40. The Secretary of State accepts that the most important benefit of the proposal is the potential contribution to building up a network of SRFIs in the London and South East region, reducing the unmet need and delivering national policy objectives. In addition, there is the prospect of SIFE being complementary to Radlett and other smaller SRFI developments and improving the geographical spread of these facilities round Greater London. In this context, the Secretary of State accepts that the contribution it would make to meeting unmet need is considerable. 

41. He accepts too that SIFE would comply with the transport and location requirements for SRFIs to an overall very good standard. He acknowledges that sites suitable for SRFIs are scarce and the difficulty in finding sites in the London and South East region. On account of this factor, and the standard of compliance achieved, he affords meeting the site selection criteria significant weight. No less harmful alternative site has been identified in the West London market area, a factor which he affords considerable weight. Attracting less but nevertheless moderate weight are the economic benefits, the reduction in carbon emissions and improvements. 

42. In common with the Inspector in her conclusion, the Secretary of State has been persuaded by the irreparable harm that would be caused to this very sensitive part of the Green Belt in the Colnbrook area, leading to the high level of weight he attaches to this consideration. Overall, the Secretary of State concludes that the benefits of the scheme do not clearly overcome the harm. Consequently very special circumstances do not exist to justify the development. Furthermore, he finds that planning conditions would not be able to overcome the fundamental harms caused to the Green Belt, Strategic Gap and Colne Valley Park and the open environment enjoyed by the local community. In addition, he has concluded that the proposal does not have the support of the NPS because very special circumstances have not been demonstrated.”

Goodman challenged the decision on the basis that it was wrong for the Secretary of State, in adjudicating the “very special circumstances” test, to give no weight to Goodman’s argument that it was inevitable that a Green Belt location is essential for meeting the need for an SRFI in this location. However the decision has been upheld: Goodman Logistics Developments (UK) Ltd v Secretary of State  (Holgate J, 27 April 2017). Holgate J stated:

“It should be noted that Goodman did not advance the extreme argument that the need for another SRFI to serve London and the South East was such that it was inevitable that a a Green Belt site would have to be released for that purpose. There is no policy support for any such proposition. The NPS does not suggest that the need for a network of SFRIs, or for any particular SFRI, is a need to be met come what may, irrespective of the degree of harm which may be caused, or indeed the degree of need for an SRFI in a particular region. Instead, Goodman relied upon an “inevitability” which was qualified. The claimant argued that it is inevitable that another SRFI to serve the London and South East region will be located on a Green Belt site and harm to the Green Belt will occur, if the need for such a SRFI is to be met. The merits of the “inevitability” argument put forward by Goodman were therefore dependent upon the decision-maker’s assessment as to what importance or weight should be attributed to that need and whether that need should indeed be met after taking into account all the harm that would result.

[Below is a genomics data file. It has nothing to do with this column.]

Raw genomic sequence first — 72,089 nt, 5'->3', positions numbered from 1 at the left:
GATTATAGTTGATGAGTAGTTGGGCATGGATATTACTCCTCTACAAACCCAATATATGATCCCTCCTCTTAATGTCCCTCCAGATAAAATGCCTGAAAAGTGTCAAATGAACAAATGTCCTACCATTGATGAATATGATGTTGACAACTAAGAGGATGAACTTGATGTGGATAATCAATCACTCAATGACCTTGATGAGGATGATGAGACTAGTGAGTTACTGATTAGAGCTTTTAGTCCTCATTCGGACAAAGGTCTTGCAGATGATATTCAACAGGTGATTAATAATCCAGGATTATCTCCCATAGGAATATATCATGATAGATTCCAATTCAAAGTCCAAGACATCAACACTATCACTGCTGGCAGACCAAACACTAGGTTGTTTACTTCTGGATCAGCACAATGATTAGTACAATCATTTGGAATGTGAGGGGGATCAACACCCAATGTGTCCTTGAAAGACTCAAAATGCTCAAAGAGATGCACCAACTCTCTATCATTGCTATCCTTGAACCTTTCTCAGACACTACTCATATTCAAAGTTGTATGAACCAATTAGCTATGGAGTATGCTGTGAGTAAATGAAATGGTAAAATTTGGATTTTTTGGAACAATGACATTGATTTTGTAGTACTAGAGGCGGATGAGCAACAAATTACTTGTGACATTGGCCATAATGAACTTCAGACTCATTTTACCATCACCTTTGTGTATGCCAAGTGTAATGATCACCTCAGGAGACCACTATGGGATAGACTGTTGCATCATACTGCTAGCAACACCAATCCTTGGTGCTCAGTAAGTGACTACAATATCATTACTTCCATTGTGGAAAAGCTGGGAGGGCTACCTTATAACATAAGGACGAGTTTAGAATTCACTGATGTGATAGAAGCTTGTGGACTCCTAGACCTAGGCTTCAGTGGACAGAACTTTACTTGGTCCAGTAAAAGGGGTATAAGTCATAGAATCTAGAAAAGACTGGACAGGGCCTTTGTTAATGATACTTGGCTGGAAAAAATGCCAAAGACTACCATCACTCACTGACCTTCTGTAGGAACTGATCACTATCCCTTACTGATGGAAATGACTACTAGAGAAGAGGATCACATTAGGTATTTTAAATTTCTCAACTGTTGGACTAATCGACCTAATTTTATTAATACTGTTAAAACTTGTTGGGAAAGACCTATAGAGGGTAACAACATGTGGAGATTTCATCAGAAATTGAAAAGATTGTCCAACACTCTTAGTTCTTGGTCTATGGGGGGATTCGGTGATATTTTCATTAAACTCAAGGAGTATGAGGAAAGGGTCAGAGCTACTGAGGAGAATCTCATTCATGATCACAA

He goes on:

“The degree of harm that would result from the appeal proposal is only inevitable (in one sense) if the decision-maker concludes that the need for the SRFI and any other benefits flowing from the proposal are of such weight that the balance comes down in favour of granting planning permission. It is not in fact inevitable that the balance will be struck in that way

But if the “need” for SRFIs is not allowed to amount to “very special circumstances” for the purposes of green belt policy, and if there is room for a balancing of the seriousness of that need as against the degree of harm that would be caused, does this lead to unnecessary uncertainty right until the conclusion of the decision making process? Couldn’t the suitability in principle of development in the green belt have been resolved at an earlier stage, preferably via the national policy statement? Similarly, the uncertainties as to the inter-relationship between the three schemes. Why was a decision on Radlett (positive or negative) allowed to become a prerequisite to determining SIFE?

So what next for the site? As it happens, the proposed new runway at Heathrow Airport in combination with associated mitigation proposals and associated development would in fact take up most of the site in any event. Is this planning process now at least partly about establishing “no scheme world” value? 

Radlett

Helioslough’s proposal for an SFRI on the former Radlett Aerodome site has a similarly lengthy – and even more convoluted – history. Two appeals had been dismissed for rail freight distribution proposals on the site, which again is in the green belt. The second appeal decision, dated 7 July 2010, turned on a conclusion by the Secretary of State that the Colnbrook site could be a less sensitive site than the Radlett site for an SRFI and that therefore “very special circumstances” for the development of the Radlett site had not been made out.